ARCHIVED - Dispositions of Cultural Property to Designated Canadian Institutions

From: Canada Revenue Agency

What the "Archived Content" notice means for interpretation bulletins

NO: IT-407R4 (Consolidated)

DATE: See the "Bulletin Revisions" section

SUBJECT: INCOME TAX ACT
Dispositions of Cultural Property to Designated Canadian Institutions

REFERENCE: Paragraph 110.1(1)(c), subparagraph 39(1)(a)(i.1), and the definition of "total cultural gifts" in subsection 118.1(1) (also section 207.3, subsections 118.1(1) to (5), (7.1), and (10), and 161(11), and paragraphs 41(2)(a) and 53(1)(n))



Dispositions of Cultural Property to Designated Canadian Institutions

Latest Revision -- ¶ 15

Application

This bulletin is a consolidation of the following:

  • IT-407R4 dated November 7, 1996; and
  • subsequent amendments thereto.

For further particulars, see the "Bulletin Revisions" section near the end of this bulletin.

Summary

The Income Tax Act provides favourable income tax treatment for dispositions of certified cultural property to institutions and public authorities designated by the Minister of Canadian Heritage. This treatment includes a tax exemption for capital gains realized on the disposition of the cultural properties to those designated institutions and, when the disposition is by way of a gift to those institutions, the provision of a tax credit or a deduction to donors.

This bulletin discusses the requirements to obtain a credit or deduction for gifts of certified cultural property. A certified cultural property is a property of outstanding significance and national importance to Canada, for which a certificate has been issued by the Canadian Cultural Property Export Review Board. Both individual and corporate donors who have made gifts in the year, or in certain circumstances in the five immediately preceding taxation years, are entitled to a tax credit or deduction. The value of an individual's gifts is converted to a tax credit, as determined by the formula, for purposes of calculating income tax payable, while corporatedonors obtain a deduction in computing taxable income. Any capital gains realized on the disposition of certified cultural properties to designated cultural institutions are exempt from income tax; however, capital losses are deductible within the normal limits. This bulletin also discusses the tax treatment for the cost of an appraisal and the tax imposed in the event that the gift of certified cultural property is disposed of by a designated cultural institution.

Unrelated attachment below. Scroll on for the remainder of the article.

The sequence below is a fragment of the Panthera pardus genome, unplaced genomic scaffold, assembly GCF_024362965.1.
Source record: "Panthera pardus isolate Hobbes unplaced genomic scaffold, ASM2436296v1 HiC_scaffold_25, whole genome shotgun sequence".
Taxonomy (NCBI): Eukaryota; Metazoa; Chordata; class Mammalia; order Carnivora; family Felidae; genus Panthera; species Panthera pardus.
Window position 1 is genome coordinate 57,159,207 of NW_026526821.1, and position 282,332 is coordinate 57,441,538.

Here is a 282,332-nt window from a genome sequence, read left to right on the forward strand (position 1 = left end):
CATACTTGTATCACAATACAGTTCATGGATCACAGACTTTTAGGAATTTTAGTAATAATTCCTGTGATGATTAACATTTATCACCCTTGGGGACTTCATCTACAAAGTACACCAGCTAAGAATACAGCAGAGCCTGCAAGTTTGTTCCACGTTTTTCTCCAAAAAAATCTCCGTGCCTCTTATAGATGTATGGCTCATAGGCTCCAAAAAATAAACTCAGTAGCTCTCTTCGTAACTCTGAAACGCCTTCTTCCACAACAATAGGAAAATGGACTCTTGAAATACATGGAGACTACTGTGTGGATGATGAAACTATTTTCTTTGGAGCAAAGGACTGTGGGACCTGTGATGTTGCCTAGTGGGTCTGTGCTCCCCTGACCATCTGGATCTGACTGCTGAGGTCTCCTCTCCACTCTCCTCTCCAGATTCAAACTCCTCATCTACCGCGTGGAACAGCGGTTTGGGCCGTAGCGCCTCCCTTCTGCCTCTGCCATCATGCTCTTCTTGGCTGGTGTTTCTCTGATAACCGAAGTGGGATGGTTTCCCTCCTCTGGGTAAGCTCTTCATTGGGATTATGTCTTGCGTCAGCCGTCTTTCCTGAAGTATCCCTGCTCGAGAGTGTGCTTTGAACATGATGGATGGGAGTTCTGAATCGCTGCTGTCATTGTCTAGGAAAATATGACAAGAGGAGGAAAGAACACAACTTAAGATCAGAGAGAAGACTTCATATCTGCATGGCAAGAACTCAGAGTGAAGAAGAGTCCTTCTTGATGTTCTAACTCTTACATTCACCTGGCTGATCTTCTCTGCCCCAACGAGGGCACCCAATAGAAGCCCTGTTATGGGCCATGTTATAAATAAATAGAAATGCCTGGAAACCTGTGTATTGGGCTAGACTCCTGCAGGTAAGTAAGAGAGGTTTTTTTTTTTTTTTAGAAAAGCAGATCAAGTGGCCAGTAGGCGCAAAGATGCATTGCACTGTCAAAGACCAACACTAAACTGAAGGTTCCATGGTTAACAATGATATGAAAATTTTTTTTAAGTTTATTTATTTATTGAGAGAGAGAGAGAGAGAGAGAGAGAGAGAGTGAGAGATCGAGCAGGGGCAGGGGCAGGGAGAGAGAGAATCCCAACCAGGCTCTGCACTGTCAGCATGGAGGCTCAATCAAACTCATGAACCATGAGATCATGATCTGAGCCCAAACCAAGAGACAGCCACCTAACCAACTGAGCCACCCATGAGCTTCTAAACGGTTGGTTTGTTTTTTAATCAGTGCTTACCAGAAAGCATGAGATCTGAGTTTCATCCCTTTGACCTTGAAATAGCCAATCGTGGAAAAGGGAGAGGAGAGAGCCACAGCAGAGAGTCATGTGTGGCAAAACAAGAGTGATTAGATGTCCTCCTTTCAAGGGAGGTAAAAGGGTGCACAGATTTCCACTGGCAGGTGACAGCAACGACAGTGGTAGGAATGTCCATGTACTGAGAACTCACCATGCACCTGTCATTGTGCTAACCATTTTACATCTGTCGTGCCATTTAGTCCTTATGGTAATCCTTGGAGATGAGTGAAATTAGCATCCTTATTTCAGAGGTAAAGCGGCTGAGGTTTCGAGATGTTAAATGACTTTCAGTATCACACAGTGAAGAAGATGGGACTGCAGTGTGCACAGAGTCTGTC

Discussion and Interpretation

General

¶ 1. The Cultural Property Export and Import Act (CPEIA) contains provisions to encourage the retention of national treasures (cultural property) within Canada. Taxpayers are encouraged to dispose of such property to institutions or public authorities in Canada which are designated under the CPEIA. The institutions which are designated under the CPEIA are publicly owned and established for educational or cultural purposes and, generally, to conserve and exhibit the property.

¶ 2. To benefit from these measures for tax purposes, a taxpayer who disposes of, or proposes to dispose of, a cultural property must obtain from the Canadian Cultural Property Export Review Board (the Review Board) a certificate establishing that the property meets all of the criteria set out in paragraphs 29(3)(b) and (c) of the CPEIA. For the purposes of the rules relating to the tax treatment of a gift of cultural property that is certified by the Review Board (certified cultural property) to an institution or public authority in Canada (a designated cultural institution), subsection 118.1(10) of the Income Tax Act (the Act) provides that the fair market value of an object is deemed to be the fair market value determined by the Review Board. However, pursuant to subsection 33.1(1) of the CPEIA, where property has been disposed of by a taxpayer to a designated cultural institution and after its fair market value has been redetermined by the Review Board, the taxpayer may appeal the redetermined amount to the Tax Court of Canada.

A copy of the Canadian Cultural Property Export Review Board's publication Applications for Certification of Cultural Property for Income Tax Purposes -- Information and Procedures is available from the Secretariat at the following address:

3rd floor
15 Eddy Street